I don’t consider “who seems to be winning” to be a valid bit of information during an election campaign, at least not for the public. In fact, I see it as a way for fence sitters to avoid considering the issues. As such, polls are more than a snapshot of public sentiment. They can influence the outcome of an election. I truly believe that. Fence sitters end up relying not on their heart and mind but on often unreliable numbers, not to mention the desire to “do like everybody else.”
There’s one experiment I’d like to see done in a subsequent election: a moratorium on publishing poll results the moment an election campaign begins. Each party should, of course, be allowed to conduct polls to see if their campaign strategy is working. Then, only when the election is over, publish those poll results. If the aggregate data closely reflect what happened on election day, then I’ll shut up …after admitting that I was dead wrong in suspecting that poll results influence, rather than simply reflect, the outcome of an election. But I would like to see at least one election fought strictly on the issues, free of speculative number crunching.
The Gradual Return
Indiana Jones, the Queen of Sheba and her son, Da Appetite Neverending (D.A.N.), and I returned from Fredericton late Thursday evening.
We all had a good time and, in the Queen’s case, a productive time as well on her research at the UNB library. Fredericton is a sleepy little city; the surroundings are pleasant, but there isn’t much to do and the array of restaurants could be much better for a place its size. We hardly saw the sun while we were there; it was mostly overcast or rainy and very humid, making the temperature in the low 20s feel much, much warmer. It felt like summer, though, and Hiker and his partner’s home, surrounded by trees and located in a pleasant, older part of Fredericton, was a delightful home base for me while in the city.
On Tuesday, Indiana and I went on a day trip to Saint John, Canada’s first incorporated city, about 100 km southeast of Fredericton. I must say that New Brunswick’s largest city is perhaps the most fascinating in the Maritime provinces, though I wouldn’t want to live there. Indiana nearly creamed his shorts several times as he spotted several patches of ashy soil or Japanese knot weed in various locations in the city’s centre, known as Trinity Royal — sure signs of archaelogical treasures underneath. I strongly urge you to visit the Trinity Royal website, although I admit that nothing compares to walking along the streets of a this city rebuilt in only a few years following the Great Fire of June 1877. Given how Saint John values its history, I would love to see some serious digging done in alleyways and courtyards of the Trinity Royal district, a venture I’m sure Indiana would love as much as the city’s historians and archivists.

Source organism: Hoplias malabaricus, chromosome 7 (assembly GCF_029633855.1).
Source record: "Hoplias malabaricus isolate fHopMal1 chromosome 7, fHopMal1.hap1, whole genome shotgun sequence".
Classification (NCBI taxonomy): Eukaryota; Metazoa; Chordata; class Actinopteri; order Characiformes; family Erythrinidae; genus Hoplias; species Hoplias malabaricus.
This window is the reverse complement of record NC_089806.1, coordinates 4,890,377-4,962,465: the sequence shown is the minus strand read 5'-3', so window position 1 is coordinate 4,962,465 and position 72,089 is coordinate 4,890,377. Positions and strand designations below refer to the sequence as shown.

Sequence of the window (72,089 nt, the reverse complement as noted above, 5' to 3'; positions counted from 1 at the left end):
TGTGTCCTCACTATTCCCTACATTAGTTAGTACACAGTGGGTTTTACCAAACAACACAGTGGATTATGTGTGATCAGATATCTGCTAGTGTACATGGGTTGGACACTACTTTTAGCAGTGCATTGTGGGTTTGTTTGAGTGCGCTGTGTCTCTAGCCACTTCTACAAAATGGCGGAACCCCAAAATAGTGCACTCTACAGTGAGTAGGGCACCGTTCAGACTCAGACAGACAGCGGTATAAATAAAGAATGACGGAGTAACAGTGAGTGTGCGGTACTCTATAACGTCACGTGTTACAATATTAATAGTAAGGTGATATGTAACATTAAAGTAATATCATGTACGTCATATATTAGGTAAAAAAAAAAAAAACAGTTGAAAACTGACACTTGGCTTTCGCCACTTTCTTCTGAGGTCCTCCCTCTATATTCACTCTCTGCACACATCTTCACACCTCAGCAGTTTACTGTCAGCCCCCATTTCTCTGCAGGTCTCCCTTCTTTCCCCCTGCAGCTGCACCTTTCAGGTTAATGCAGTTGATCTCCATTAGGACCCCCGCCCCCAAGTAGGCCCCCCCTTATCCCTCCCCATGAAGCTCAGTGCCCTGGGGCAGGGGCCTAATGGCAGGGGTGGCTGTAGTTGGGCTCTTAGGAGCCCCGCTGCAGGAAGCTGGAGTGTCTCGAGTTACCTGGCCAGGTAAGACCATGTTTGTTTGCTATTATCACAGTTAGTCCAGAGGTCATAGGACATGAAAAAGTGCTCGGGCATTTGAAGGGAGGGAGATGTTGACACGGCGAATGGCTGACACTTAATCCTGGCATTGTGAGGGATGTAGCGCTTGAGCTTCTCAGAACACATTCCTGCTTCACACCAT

I didn’t return to blogging immediately on Thursday night or Friday because Poupoune was in Halifax this weekend to (a) pick up her brother and his partner who are visiting from Toronto and (b)
hop on spend time with the Bar Hopper. Friday afternoon, Indiana and I took Poupoune on a spin in Junior to Lawrencetown Beach, which was fogged out and decidedly cold. Then, after Indiana and I bathed Junior, we all met up from supper at a local Greek restaurant. Afterwards, Indiana and I “tortured,” as he puts it, the Bee Goddesses for the rest of the evening.
Saturday, after brunch at the Elephant’s Eye, we went to Peggy’s Cove, then Mahone Bay — a good way to spend a day. Today I was supposed to get back to work, but have only managed to do a few odd tasks. I plan to get back to some serious work tonight.
To the “Hear Our Side” People
My e-mail message to “Tony” upon posting this entry:
I posted a new entry in my online journal in response to your comment. You will note that my opinion has not changed and that I still favour Sunday shopping in Nova Scotia, with several major caveats that you seem to have missed in my original journal entry of May 24, 2003. You may, nonetheless, post your comments to my latest entry if you wish, provided that you are willing to provide refreshingly new insights I have yet to hear from “your” side.
Thank you, Tony (whoever you are), for your links to the free Angelfire/Tripod-based and excruciatingly poorly designed “Save Our Sundays” website which promptly crashed my computer upon entering it.
I’m intrigued by how your comment arrived to me on a Sunday morning, when I would have thought you far too busy upholding “family [values] first” rather than sitting at a computer and attempting to force someone you don’t even know to visit a website that’s a member of the “Canadian Christian Business Federation.” However, I appreciate how, by doing so, you’ve come clean with respect to one of my comments in my original entry, namely how I wished people like you would “come out and say that they’re trying to keep one last little vestige of Christian values within the state.” With my confusion safely put to rest, I can now confidently assert that OUR Sundays you’re bent on saving are not mine, but YOURS.